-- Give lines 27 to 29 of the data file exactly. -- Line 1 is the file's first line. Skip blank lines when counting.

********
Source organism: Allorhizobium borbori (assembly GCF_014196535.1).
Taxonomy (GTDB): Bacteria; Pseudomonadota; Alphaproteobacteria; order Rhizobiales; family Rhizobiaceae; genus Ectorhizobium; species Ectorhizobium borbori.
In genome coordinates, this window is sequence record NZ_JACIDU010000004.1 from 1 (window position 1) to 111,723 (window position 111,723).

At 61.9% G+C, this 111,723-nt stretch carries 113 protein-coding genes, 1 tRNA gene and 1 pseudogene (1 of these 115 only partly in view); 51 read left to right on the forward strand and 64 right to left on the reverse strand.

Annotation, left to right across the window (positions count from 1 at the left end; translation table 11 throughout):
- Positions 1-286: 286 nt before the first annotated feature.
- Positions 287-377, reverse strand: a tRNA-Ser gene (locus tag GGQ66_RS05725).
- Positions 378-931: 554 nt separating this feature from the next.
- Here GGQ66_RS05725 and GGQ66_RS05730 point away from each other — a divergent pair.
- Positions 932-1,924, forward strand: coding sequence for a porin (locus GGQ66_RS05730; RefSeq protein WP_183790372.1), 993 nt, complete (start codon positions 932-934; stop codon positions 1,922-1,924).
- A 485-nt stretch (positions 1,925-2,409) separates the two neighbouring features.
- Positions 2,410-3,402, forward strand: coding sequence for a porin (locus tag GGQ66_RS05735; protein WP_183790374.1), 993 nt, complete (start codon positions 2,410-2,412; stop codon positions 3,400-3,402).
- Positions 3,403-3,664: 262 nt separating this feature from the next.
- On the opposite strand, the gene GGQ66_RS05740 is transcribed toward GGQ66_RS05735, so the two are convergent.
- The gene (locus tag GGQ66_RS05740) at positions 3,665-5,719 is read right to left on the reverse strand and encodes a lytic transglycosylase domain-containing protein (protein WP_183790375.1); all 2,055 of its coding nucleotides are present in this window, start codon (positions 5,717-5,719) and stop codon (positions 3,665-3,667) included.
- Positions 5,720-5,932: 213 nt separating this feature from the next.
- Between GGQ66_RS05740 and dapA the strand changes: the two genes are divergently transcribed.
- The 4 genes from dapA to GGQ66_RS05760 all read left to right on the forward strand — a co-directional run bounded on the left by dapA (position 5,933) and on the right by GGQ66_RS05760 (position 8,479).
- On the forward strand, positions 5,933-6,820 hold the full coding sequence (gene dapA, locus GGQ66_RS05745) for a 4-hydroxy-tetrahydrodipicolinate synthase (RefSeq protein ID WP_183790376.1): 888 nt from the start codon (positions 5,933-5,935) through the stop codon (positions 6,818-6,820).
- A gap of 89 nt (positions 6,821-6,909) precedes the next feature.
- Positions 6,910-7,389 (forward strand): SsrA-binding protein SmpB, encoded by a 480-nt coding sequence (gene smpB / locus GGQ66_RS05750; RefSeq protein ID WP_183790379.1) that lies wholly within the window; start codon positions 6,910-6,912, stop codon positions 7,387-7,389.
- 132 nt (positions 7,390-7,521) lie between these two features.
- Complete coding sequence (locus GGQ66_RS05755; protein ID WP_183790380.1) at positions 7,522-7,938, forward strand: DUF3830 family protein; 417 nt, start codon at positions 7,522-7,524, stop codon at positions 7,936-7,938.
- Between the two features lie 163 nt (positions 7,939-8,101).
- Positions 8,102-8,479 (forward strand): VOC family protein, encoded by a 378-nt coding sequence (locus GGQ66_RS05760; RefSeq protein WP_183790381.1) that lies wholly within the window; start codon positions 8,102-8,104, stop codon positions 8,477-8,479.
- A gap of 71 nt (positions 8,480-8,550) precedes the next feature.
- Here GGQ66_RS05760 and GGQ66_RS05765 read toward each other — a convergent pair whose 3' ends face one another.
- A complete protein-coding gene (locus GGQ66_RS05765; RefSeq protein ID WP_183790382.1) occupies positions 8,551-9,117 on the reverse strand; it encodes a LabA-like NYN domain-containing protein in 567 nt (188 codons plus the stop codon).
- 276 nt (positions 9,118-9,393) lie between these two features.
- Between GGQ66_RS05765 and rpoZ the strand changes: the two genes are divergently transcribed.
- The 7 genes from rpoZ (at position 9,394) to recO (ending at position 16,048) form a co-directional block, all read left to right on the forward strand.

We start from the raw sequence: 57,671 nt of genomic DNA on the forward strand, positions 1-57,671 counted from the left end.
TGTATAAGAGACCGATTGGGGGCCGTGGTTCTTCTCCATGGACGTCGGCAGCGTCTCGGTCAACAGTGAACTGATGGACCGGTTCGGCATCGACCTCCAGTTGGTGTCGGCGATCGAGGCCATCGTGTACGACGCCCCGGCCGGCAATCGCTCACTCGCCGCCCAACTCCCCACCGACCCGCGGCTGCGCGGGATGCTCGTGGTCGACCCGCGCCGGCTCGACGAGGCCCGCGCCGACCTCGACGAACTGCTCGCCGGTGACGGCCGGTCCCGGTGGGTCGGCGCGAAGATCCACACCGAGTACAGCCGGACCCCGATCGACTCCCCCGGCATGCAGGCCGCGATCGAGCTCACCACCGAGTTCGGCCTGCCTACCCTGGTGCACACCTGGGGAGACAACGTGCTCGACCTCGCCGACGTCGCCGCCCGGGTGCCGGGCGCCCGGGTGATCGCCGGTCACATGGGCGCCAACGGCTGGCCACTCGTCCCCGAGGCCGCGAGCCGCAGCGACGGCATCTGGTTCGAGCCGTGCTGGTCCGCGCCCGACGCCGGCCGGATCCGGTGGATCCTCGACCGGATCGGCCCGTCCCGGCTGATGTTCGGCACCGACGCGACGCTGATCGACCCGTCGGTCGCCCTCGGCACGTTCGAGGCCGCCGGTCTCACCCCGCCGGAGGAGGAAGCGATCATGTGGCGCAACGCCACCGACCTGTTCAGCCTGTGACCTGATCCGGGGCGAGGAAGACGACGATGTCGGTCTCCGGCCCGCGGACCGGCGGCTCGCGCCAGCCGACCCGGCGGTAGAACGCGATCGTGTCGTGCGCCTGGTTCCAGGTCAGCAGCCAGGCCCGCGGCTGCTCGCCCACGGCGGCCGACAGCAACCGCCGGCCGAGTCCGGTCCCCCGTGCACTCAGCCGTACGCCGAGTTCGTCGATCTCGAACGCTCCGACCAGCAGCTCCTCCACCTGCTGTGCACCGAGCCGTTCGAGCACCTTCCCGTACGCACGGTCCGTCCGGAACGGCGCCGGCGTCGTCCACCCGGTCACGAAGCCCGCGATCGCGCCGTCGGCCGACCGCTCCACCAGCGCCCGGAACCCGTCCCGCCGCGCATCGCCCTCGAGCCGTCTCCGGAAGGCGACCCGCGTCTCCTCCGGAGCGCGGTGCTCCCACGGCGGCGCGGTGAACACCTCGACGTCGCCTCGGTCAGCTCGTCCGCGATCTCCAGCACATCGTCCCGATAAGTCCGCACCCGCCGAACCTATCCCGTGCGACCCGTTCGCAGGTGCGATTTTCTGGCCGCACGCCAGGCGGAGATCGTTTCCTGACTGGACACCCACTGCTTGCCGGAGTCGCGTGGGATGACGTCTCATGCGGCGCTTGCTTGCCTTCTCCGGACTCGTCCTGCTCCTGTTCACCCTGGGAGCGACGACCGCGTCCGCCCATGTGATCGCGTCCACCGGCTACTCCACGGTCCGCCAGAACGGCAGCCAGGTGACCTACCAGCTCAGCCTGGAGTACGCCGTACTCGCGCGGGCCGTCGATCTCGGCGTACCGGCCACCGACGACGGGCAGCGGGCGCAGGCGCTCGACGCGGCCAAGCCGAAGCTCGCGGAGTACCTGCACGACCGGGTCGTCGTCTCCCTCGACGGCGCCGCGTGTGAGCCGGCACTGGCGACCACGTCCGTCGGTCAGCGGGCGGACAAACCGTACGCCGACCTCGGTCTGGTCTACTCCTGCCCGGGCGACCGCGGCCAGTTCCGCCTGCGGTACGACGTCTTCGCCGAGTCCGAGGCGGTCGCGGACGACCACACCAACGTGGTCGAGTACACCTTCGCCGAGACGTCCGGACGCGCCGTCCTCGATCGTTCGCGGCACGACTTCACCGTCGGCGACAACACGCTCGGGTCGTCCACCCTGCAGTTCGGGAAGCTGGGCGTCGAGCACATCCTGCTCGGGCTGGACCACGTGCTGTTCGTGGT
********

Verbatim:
- Here GGQ66_RS05760 and GGQ66_RS05765 read toward each other — a convergent pair whose 3' ends face one another.
- A complete protein-coding gene (locus GGQ66_RS05765; RefSeq protein ID WP_183790382.1) occupies positions 8,551-9,117 on the reverse strand; it encodes a LabA-like NYN domain-containing protein in 567 nt (188 codons plus the stop codon).
- 276 nt (positions 9,118-9,393) lie between these two features.